- Case ref:201604485
- Date:November 2017
- Body:Ayrshire and Arran NHS Board
- Subject:clinical treatment / diagnosis
- Outcome:Some upheld, recommendations
Mr C complained about the care and treatment provided to his late wife (Mrs A). Mrs A had amyloidosis (a condition caused by abnormal deposits of a protein called amyloid around tissues and organs in the body) and Mr C felt that the diagnostic process for this was slow. Mr C had concerns that biopsies undertaken by the board were found to be negative for amyloidosis, but were later found to be positive when tested at the UK's National Amyloidosis Centre. We took independent advice from a consultant physician, a cardiologist, and a pathologist. We did not find that there were any unreasonable delays in determining that Mrs A had amyloidosis. The advice we received was that it was reasonable that the National Amyloidosis Centre was able to make a diagnosis when the board did not, as the National Amyloidosis Centre is more experienced in the techniques for testing. We did not uphold this complaint.
Mr C also complained about failures in communication and failures in providing adequate support to Mrs A and her family during Mrs A's illness. We took independent advice from a consultant physician and found that the board's communication with the family throughout Mrs A's illness, and the support provided to Mrs A, was unreasonable and insufficient. We considered that a protocol for earlier involvement of specialist nurses, and consideration of how to access information from the National Amyloidosis Centre, would have minimised this issue. We made recommendations regarding this.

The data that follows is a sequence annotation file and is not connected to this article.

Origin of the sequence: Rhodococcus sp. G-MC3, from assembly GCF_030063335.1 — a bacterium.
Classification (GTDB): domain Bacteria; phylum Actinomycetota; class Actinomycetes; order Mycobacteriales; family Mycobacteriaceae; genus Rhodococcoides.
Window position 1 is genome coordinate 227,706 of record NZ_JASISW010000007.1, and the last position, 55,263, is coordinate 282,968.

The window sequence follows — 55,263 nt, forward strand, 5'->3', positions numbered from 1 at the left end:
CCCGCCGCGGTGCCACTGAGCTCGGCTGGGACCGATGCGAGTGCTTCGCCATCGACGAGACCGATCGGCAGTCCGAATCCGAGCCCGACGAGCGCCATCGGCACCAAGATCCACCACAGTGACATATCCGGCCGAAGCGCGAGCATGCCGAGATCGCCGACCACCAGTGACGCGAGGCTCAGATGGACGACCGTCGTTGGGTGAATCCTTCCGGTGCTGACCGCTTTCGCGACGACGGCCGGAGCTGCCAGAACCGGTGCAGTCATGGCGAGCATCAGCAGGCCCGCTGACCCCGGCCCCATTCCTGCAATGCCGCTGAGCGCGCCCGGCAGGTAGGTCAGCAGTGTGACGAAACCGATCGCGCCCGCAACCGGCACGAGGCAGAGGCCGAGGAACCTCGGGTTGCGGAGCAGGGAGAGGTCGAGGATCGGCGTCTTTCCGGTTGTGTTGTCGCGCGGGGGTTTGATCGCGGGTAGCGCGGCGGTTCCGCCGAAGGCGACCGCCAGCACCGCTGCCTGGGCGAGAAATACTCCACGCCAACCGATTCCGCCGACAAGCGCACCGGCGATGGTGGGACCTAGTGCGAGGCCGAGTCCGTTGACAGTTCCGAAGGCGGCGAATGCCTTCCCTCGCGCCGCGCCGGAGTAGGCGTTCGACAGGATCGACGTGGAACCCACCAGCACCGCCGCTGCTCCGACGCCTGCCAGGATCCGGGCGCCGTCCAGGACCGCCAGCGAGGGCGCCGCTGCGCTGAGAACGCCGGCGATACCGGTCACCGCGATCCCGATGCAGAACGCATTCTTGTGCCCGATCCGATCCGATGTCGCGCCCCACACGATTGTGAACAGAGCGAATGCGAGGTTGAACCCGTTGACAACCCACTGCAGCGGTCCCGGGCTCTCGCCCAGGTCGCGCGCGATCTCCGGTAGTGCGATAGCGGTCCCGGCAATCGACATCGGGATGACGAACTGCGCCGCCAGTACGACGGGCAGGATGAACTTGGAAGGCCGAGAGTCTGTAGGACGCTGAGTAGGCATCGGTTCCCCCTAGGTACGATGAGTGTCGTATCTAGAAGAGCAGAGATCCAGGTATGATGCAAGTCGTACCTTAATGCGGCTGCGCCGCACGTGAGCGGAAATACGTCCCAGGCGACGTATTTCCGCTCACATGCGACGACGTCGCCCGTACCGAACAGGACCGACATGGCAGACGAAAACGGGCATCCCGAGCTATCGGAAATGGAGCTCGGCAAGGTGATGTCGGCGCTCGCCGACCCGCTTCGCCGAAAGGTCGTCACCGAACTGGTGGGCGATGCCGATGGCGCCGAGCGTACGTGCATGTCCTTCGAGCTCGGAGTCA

Finally, Mr C complained about the board's handling of his complaint. We found that the board had failed to meet deadlines and had failed to provide clear explanations to Mr C. We upheld this complaint. However, we found that the board had implemented a new complaints handling procedure since Mr C's complaints and so we did not make any recommendations around this issue.
What we asked the organisation to do in this case:
- Apologise to Mr C for failing to communicate with the family properly during Mrs A's illness, for failing to provide Mrs A with adequate support and for failing to handle Mr C's complaints about Mrs A's treatment reasonably.
What we said should change to put things right in future:
- There should be a protocol for how to involve specialist nurses in the care of patients with very rare conditions, and where to get specialised information and support.
- The board should consider how they could access information and support from the National Amyloidosis Centre to provide to patients.
We have asked the organisation to provide us with evidence that they have implemented the recommendations we have made on this case by the deadline we set.